Glen Spey, N.Y.
The SCDOT must enjoy repairing potholes in the rain. Last week I witnessed an SCDOT crew repairing, once again, some of the continuous potholes on Harbor View Road. These particular potholes have been with us for at least a year despite many attempts at repair.
You'd think by now someone would think to use a hot patch repair method versus a cold patch with dirt on top.
SCDOT lacks good judgment on how to spend our money.
I thought the April 6 article "S.C. experts fear growth of job gap" was going to be about education, but it actually touted government financed "job training" in our high schools and colleges.
The contributors to the article -a senior vice president of the Charleston Chamber of Commerce, a S.C. state representative, a top Boeing executive, the president of Trident Technical College and the S.C. Superintendent of Education - all chipped in to downplay the value of education in favor of "job-training."
They say our schools should:
1) Focus on "skills and talent," not "knowledge," and "eliminate unnecessary [math and language] programs."
2) Use government education funding to produce "workers with technical training" for industry.
3) Structure college "degrees to match jobs."
Are they kidding? Job-training is a life-long process, not a goal.
High schools are supposed to produce academic graduates with good comprehensive skills in reading and writing and a functional understanding of math and science. With that they can choose to get a job or go to college.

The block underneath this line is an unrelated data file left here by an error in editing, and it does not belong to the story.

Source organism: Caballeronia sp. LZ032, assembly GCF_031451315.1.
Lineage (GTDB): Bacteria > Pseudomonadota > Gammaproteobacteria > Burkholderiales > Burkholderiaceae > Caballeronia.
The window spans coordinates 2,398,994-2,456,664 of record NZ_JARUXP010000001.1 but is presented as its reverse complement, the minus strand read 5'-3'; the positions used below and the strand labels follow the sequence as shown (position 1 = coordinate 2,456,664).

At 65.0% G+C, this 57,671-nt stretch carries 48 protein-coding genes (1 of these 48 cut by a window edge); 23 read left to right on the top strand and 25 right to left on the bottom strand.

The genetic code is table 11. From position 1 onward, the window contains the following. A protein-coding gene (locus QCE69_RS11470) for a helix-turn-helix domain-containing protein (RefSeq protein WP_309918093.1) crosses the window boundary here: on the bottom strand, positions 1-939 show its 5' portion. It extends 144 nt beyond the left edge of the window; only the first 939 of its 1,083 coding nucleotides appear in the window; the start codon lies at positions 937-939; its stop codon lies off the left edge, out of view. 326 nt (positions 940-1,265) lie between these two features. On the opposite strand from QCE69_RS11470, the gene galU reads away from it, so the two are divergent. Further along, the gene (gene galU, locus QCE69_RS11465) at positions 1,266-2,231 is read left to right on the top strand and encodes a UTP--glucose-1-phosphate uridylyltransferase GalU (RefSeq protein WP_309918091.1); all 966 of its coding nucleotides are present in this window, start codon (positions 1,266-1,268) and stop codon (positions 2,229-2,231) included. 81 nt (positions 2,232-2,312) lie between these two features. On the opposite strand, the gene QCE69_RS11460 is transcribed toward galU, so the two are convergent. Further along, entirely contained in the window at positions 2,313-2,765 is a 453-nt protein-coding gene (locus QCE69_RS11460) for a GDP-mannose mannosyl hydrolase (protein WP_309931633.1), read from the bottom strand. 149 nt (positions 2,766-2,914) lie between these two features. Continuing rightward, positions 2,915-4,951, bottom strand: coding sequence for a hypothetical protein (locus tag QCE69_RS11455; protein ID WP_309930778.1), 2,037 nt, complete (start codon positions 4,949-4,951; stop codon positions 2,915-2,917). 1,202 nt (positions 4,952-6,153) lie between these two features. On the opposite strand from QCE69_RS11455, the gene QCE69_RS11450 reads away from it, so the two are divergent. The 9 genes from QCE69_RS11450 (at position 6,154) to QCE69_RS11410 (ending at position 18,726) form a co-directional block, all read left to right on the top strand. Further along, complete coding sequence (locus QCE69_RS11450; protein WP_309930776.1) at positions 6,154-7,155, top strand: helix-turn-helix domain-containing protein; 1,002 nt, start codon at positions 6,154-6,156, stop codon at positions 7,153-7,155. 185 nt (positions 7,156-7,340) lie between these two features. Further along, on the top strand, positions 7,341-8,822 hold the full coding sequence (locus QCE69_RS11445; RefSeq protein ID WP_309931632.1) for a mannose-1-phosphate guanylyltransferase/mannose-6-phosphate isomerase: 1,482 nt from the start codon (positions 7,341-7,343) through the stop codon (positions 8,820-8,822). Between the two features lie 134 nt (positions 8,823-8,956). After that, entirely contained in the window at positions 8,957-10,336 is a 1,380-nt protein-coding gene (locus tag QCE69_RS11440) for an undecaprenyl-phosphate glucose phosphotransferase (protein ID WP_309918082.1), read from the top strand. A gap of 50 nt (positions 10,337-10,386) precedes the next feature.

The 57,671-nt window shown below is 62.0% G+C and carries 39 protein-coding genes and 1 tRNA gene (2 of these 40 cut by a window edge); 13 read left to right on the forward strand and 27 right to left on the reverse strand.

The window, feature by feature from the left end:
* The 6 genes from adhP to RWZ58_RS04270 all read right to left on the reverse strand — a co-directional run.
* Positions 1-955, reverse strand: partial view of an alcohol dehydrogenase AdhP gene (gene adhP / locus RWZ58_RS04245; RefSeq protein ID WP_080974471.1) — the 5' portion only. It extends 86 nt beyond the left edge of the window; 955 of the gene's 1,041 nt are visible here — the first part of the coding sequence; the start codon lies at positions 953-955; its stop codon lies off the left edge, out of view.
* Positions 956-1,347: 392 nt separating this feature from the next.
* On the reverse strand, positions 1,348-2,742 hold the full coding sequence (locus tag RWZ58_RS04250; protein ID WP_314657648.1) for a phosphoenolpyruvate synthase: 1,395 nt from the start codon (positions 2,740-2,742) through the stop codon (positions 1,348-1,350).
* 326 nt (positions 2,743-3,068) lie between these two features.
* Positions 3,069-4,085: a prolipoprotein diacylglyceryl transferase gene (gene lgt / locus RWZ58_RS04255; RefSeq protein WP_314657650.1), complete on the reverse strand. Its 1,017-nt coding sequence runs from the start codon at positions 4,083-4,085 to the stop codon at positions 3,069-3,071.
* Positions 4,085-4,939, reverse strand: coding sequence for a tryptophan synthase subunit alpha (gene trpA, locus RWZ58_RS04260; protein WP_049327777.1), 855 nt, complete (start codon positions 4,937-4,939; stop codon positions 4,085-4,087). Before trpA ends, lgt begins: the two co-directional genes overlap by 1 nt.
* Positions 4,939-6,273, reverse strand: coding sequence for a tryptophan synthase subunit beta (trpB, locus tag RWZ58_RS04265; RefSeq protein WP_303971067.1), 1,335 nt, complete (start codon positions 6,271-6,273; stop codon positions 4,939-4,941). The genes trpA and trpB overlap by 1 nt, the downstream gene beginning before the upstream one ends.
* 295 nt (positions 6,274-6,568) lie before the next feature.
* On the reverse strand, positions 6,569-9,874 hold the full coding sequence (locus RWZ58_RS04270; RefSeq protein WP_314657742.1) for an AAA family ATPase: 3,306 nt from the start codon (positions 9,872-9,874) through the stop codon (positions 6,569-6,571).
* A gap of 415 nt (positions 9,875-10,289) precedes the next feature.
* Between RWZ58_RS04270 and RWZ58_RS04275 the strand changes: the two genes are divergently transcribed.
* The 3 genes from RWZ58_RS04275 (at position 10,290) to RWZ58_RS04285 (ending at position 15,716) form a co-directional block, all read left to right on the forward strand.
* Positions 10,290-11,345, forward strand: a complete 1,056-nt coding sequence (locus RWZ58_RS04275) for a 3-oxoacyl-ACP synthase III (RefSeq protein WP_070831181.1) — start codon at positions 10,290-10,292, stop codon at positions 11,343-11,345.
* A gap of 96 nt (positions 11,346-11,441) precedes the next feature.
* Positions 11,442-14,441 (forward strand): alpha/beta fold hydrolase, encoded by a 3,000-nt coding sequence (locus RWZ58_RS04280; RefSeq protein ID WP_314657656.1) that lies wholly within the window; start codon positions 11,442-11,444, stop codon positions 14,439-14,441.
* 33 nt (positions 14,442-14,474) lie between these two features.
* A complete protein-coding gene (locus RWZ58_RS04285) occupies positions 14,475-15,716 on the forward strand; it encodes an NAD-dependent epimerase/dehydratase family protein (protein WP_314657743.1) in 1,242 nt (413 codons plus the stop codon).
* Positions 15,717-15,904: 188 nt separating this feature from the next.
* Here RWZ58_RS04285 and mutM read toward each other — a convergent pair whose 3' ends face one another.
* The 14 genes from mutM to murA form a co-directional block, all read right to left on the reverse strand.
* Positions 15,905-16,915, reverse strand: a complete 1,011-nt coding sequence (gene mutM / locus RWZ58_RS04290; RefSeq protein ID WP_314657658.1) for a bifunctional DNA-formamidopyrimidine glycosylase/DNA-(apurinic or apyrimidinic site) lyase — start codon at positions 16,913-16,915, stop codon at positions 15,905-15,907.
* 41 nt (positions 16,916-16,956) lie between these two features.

If we cut students' academic education in favor of job training, we diminish their choices. That would be a betrayal beyond understanding.
TERRY W. RYAN
Filling the gap
In recent weeks, important steps have been taken toward bridging the gap for higher education degrees. With regional employment expected to grow nearly 50 percent faster than the U.S. rate in the next five years, it is necessary to define a mechanism that can produce degrees needed by our region's employers.
Thanks to the hard work of elected representatives - particularly Jim Merrill and Leon Stavrinakis - volunteers and committee members, the evolution is unfolding. There is now a bill before legislators that permits a mechanism for creating new, market-driven, advanced degrees in our community.
The conversation is focused on the real issue: Charleston area businesses are not able to hire local talent for many of their most rewarding and challenging jobs.
The S.C. House of Representatives may be poised to approve legislation to allow this region to create important degrees that will broaden the existing University of Charleston, which is already attached to the College of Charleston. It has been amended to protect the structure, brand and unique identity of both the C of C and MUSC. We hope the Senate will follow suit.
For business leaders, this is welcome news. Our goals are to start producing locally trained talent needed by local companies to deliver on promises we've made businesses that move here, and to knit together our improving K-12 STEM education and higher degrees.
The Chamber worked closely with these two legislators and the two educational institutions for the past several months, providing them with detailed information on the jobs employers are having the most difficulty filling and the degrees of highest immediate need for our region's businesses. If enacted, this legislation will be a win for employers and future regional growth prospects.
As chairman of the Chamber's board of directors, I speak for our entire board when I say we are enthusiastic about this advancement toward developing a framework that will create the opportunity to fill the gap.
CHRISTOPHER B. FRASER
Chairman, Charleston Metro Chamber of Commerce
Notice about comments: